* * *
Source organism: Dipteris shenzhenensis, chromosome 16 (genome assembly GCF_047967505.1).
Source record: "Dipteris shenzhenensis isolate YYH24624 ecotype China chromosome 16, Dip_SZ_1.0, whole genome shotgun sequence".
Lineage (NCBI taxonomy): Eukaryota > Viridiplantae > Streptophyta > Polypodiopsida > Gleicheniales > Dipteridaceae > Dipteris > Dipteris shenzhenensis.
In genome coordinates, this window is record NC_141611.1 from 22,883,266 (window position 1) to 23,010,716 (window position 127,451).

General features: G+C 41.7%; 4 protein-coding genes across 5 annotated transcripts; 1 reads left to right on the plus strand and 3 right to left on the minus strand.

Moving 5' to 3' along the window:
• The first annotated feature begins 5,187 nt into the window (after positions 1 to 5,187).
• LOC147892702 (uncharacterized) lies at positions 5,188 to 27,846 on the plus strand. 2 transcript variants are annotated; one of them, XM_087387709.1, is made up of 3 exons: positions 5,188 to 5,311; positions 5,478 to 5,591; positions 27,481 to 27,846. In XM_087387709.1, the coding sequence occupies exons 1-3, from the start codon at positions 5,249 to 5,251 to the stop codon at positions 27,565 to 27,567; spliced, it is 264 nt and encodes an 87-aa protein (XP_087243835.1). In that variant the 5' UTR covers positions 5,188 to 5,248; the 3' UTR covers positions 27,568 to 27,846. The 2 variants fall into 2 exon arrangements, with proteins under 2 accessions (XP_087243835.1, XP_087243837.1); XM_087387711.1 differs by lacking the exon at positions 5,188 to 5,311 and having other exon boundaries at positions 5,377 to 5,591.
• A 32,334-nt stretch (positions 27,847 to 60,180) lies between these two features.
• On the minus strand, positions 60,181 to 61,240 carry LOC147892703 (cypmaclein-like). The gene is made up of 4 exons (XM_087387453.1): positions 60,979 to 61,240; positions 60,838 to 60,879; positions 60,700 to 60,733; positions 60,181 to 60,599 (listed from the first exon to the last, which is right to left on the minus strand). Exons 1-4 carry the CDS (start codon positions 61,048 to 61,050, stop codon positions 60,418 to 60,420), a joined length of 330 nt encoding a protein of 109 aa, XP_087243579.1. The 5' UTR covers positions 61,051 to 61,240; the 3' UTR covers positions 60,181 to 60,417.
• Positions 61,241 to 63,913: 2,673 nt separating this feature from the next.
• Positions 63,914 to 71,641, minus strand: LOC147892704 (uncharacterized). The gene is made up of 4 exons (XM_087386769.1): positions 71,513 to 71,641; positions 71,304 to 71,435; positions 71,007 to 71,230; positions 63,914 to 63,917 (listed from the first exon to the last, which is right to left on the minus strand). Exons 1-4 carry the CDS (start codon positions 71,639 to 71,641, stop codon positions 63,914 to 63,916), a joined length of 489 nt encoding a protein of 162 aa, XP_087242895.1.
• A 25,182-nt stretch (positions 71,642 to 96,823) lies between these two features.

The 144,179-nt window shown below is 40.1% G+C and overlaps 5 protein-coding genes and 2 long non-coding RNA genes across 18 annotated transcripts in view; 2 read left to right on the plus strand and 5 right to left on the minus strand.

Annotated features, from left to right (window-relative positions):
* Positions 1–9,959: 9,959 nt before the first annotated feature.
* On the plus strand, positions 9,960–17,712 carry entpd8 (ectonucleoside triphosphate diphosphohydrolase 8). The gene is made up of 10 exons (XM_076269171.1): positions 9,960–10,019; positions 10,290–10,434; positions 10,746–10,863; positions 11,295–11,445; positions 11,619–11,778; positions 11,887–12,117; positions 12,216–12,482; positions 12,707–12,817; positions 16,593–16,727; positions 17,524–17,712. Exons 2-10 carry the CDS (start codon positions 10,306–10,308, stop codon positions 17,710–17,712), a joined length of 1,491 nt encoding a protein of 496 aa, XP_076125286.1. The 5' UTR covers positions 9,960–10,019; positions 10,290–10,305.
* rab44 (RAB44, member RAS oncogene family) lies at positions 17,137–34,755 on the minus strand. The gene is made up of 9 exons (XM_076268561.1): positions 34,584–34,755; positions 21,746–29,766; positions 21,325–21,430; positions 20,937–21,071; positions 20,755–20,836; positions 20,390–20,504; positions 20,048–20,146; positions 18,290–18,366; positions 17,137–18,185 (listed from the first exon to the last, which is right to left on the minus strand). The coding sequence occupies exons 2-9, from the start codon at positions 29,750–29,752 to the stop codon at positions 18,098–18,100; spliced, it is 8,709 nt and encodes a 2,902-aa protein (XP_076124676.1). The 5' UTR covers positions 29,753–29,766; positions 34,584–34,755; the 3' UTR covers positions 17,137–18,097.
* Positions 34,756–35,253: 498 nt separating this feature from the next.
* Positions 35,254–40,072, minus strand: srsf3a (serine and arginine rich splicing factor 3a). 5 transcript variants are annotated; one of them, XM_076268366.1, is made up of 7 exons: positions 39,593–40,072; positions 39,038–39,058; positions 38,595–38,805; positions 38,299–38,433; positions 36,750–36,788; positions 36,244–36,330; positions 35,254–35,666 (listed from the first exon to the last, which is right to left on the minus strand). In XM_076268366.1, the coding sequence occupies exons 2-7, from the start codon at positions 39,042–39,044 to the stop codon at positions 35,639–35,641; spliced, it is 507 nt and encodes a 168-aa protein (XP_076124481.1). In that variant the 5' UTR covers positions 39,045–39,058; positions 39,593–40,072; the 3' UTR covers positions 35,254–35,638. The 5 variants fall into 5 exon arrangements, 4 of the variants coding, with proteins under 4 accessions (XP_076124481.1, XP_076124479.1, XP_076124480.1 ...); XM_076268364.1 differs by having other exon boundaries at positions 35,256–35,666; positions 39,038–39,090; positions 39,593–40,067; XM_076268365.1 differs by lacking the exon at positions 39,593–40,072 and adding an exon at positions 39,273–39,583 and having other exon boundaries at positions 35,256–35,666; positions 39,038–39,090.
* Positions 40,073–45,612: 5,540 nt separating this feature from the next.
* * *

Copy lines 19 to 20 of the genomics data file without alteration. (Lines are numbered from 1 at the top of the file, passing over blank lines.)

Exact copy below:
* Positions 34,756–35,253: 498 nt separating this feature from the next.
* Positions 35,254–40,072, minus strand: srsf3a (serine and arginine rich splicing factor 3a). 5 transcript variants are annotated; one of them, XM_076268366.1, is made up of 7 exons: positions 39,593–40,072; positions 39,038–39,058; positions 38,595–38,805; positions 38,299–38,433; positions 36,750–36,788; positions 36,244–36,330; positions 35,254–35,666 (listed from the first exon to the last, which is right to left on the minus strand). In XM_076268366.1, the coding sequence occupies exons 2-7, from the start codon at positions 39,042–39,044 to the stop codon at positions 35,639–35,641; spliced, it is 507 nt and encodes a 168-aa protein (XP_076124481.1). In that variant the 5' UTR covers positions 39,045–39,058; positions 39,593–40,072; the 3' UTR covers positions 35,254–35,638. The 5 variants fall into 5 exon arrangements, 4 of the variants coding, with proteins under 4 accessions (XP_076124481.1, XP_076124479.1, XP_076124480.1 ...); XM_076268364.1 differs by having other exon boundaries at positions 35,256–35,666; positions 39,038–39,090; positions 39,593–40,067; XM_076268365.1 differs by lacking the exon at positions 39,593–40,072 and adding an exon at positions 39,273–39,583 and having other exon boundaries at positions 35,256–35,666; positions 39,038–39,090.